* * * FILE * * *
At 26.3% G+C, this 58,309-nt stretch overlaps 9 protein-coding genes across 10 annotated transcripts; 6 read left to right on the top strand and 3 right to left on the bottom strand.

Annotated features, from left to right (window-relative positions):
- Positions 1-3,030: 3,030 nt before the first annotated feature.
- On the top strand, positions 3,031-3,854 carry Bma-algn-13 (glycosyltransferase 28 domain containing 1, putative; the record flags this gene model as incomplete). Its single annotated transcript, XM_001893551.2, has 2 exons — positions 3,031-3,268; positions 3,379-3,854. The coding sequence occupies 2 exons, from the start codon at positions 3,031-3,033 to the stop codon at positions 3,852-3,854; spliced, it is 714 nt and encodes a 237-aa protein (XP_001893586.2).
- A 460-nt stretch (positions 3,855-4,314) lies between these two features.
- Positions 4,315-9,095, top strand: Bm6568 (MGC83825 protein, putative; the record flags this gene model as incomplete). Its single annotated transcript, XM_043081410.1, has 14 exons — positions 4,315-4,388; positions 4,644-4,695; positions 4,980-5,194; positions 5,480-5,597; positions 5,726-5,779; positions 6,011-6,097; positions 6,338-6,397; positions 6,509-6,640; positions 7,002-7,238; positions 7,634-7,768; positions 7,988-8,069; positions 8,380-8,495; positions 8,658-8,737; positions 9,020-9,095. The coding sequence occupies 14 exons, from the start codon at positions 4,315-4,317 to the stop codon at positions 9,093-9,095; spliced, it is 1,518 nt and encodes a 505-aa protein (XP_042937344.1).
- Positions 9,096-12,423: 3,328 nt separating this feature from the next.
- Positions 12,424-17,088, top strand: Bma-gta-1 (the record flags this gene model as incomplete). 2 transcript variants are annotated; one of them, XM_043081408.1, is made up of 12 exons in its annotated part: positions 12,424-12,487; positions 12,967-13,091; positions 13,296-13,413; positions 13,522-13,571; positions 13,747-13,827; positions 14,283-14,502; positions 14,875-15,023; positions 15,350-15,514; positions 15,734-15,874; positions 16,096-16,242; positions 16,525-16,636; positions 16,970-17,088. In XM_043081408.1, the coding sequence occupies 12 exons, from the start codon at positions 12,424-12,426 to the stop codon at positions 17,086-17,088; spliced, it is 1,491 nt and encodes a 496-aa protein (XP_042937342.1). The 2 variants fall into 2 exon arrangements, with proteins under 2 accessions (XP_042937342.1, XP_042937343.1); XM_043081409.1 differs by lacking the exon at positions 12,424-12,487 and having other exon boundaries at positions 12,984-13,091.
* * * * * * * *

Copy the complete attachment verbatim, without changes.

At 26.3% G+C, this 58,309-nt stretch overlaps 9 protein-coding genes across 10 annotated transcripts; 6 read left to right on the top strand and 3 right to left on the bottom strand.

Annotated features, from left to right (window-relative positions):
- Positions 1-3,030: 3,030 nt before the first annotated feature.
- On the top strand, positions 3,031-3,854 carry Bma-algn-13 (glycosyltransferase 28 domain containing 1, putative; the record flags this gene model as incomplete). Its single annotated transcript, XM_001893551.2, has 2 exons — positions 3,031-3,268; positions 3,379-3,854. The coding sequence occupies 2 exons, from the start codon at positions 3,031-3,033 to the stop codon at positions 3,852-3,854; spliced, it is 714 nt and encodes a 237-aa protein (XP_001893586.2).
- A 460-nt stretch (positions 3,855-4,314) lies between these two features.
- Positions 4,315-9,095, top strand: Bm6568 (MGC83825 protein, putative; the record flags this gene model as incomplete). Its single annotated transcript, XM_043081410.1, has 14 exons — positions 4,315-4,388; positions 4,644-4,695; positions 4,980-5,194; positions 5,480-5,597; positions 5,726-5,779; positions 6,011-6,097; positions 6,338-6,397; positions 6,509-6,640; positions 7,002-7,238; positions 7,634-7,768; positions 7,988-8,069; positions 8,380-8,495; positions 8,658-8,737; positions 9,020-9,095. The coding sequence occupies 14 exons, from the start codon at positions 4,315-4,317 to the stop codon at positions 9,093-9,095; spliced, it is 1,518 nt and encodes a 505-aa protein (XP_042937344.1).
- Positions 9,096-12,423: 3,328 nt separating this feature from the next.
- Positions 12,424-17,088, top strand: Bma-gta-1 (the record flags this gene model as incomplete). 2 transcript variants are annotated; one of them, XM_043081408.1, is made up of 12 exons in its annotated part: positions 12,424-12,487; positions 12,967-13,091; positions 13,296-13,413; positions 13,522-13,571; positions 13,747-13,827; positions 14,283-14,502; positions 14,875-15,023; positions 15,350-15,514; positions 15,734-15,874; positions 16,096-16,242; positions 16,525-16,636; positions 16,970-17,088. In XM_043081408.1, the coding sequence occupies 12 exons, from the start codon at positions 12,424-12,426 to the stop codon at positions 17,086-17,088; spliced, it is 1,491 nt and encodes a 496-aa protein (XP_042937342.1). The 2 variants fall into 2 exon arrangements, with proteins under 2 accessions (XP_042937342.1, XP_042937343.1); XM_043081409.1 differs by lacking the exon at positions 12,424-12,487 and having other exon boundaries at positions 12,984-13,091.